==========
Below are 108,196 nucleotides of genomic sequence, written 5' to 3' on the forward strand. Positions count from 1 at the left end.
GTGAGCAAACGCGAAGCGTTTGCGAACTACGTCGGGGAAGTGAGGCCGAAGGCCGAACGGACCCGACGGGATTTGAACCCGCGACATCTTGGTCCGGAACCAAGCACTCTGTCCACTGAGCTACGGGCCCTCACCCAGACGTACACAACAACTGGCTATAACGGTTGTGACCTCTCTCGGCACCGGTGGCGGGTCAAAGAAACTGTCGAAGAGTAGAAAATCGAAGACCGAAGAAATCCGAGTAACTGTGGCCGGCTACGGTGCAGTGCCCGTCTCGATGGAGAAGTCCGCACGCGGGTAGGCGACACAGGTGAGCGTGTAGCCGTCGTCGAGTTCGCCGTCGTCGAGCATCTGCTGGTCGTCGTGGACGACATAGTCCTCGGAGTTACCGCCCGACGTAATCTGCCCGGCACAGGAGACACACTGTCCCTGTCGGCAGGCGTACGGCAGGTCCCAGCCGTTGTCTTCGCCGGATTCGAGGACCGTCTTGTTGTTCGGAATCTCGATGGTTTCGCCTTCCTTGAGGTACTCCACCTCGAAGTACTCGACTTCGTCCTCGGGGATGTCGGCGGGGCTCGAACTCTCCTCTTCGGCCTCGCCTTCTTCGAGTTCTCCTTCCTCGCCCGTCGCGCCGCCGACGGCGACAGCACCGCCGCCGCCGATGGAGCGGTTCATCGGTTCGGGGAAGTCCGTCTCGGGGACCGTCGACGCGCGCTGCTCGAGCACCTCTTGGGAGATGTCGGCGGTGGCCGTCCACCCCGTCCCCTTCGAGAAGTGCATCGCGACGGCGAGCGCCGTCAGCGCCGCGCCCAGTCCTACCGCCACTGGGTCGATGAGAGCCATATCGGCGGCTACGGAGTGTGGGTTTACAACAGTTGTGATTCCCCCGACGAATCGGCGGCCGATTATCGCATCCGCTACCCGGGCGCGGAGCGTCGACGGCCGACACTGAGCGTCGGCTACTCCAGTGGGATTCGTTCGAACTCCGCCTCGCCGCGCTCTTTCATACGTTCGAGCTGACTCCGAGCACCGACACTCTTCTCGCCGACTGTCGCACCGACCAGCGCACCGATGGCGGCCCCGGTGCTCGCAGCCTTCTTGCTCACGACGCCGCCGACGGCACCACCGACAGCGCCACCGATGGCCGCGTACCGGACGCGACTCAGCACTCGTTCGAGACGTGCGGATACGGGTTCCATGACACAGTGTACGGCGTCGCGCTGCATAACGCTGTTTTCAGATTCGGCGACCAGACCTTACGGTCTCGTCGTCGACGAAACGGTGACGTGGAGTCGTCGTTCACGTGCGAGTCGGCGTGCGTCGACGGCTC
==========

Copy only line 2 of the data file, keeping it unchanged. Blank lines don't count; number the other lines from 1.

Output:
GTGAGCAAACGCGAAGCGTTTGCGAACTACGTCGGGGAAGTGAGGCCGAAGGCCGAACGGACCCGACGGGATTTGAACCCGCGACATCTTGGTCCGGAACCAAGCACTCTGTCCACTGAGCTACGGGCCCTCACCCAGACGTACACAACAACTGGCTATAACGGTTGTGACCTCTCTCGGCACCGGTGGCGGGTCAAAGAAACTGTCGAAGAGTAGAAAATCGAAGACCGAAGAAATCCGAGTAACTGTGGCCGGCTACGGTGCAGTGCCCGTCTCGATGGAGAAGTCCGCACGCGGGTAGGCGACACAGGTGAGCGTGTAGCCGTCGTCGAGTTCGCCGTCGTCGAGCATCTGCTGGTCGTCGTGGACGACATAGTCCTCGGAGTTACCGCCCGACGTAATCTGCCCGGCACAGGAGACACACTGTCCCTGTCGGCAGGCGTACGGCAGGTCCCAGCCGTTGTCTTCGCCGGATTCGAGGACCGTCTTGTTGTTCGGAATCTCGATGGTTTCGCCTTCCTTGAGGTACTCCACCTCGAAGTACTCGACTTCGTCCTCGGGGATGTCGGCGGGGCTCGAACTCTCCTCTTCGGCCTCGCCTTCTTCGAGTTCTCCTTCCTCGCCCGTCGCGCCGCCGACGGCGACAGCACCGCCGCCGCCGATGGAGCGGTTCATCGGTTCGGGGAAGTCCGTCTCGGGGACCGTCGACGCGCGCTGCTCGAGCACCTCTTGGGAGATGTCGGCGGTGGCCGTCCACCCCGTCCCCTTCGAGAAGTGCATCGCGACGGCGAGCGCCGTCAGCGCCGCGCCCAGTCCTACCGCCACTGGGTCGATGAGAGCCATATCGGCGGCTACGGAGTGTGGGTTTACAACAGTTGTGATTCCCCCGACGAATCGGCGGCCGATTATCGCATCCGCTACCCGGGCGCGGAGCGTCGACGGCCGACACTGAGCGTCGGCTACTCCAGTGGGATTCGTTCGAACTCCGCCTCGCCGCGCTCTTTCATACGTTCGAGCTGACTCCGAGCACCGACACTCTTCTCGCCGACTGTCGCACCGACCAGCGCACCGATGGCGGCCCCGGTGCTCGCAGCCTTCTTGCTCACGACGCCGCCGACGGCACCACCGACAGCGCCACCGATGGCCGCGTACCGGACGCGACTCAGCACTCGTTCGAGACGTGCGGATACGGGTTCCATGACACAGTGTACGGCGTCGCGCTGCATAACGCTGTTTTCAGATTCGGCGACCAGACCTTACGGTCTCGTCGTCGACGAAACGGTGACGTGGAGTCGTCGTTCACGTGCGAGTCGGCGTGCGTCGACGGCTC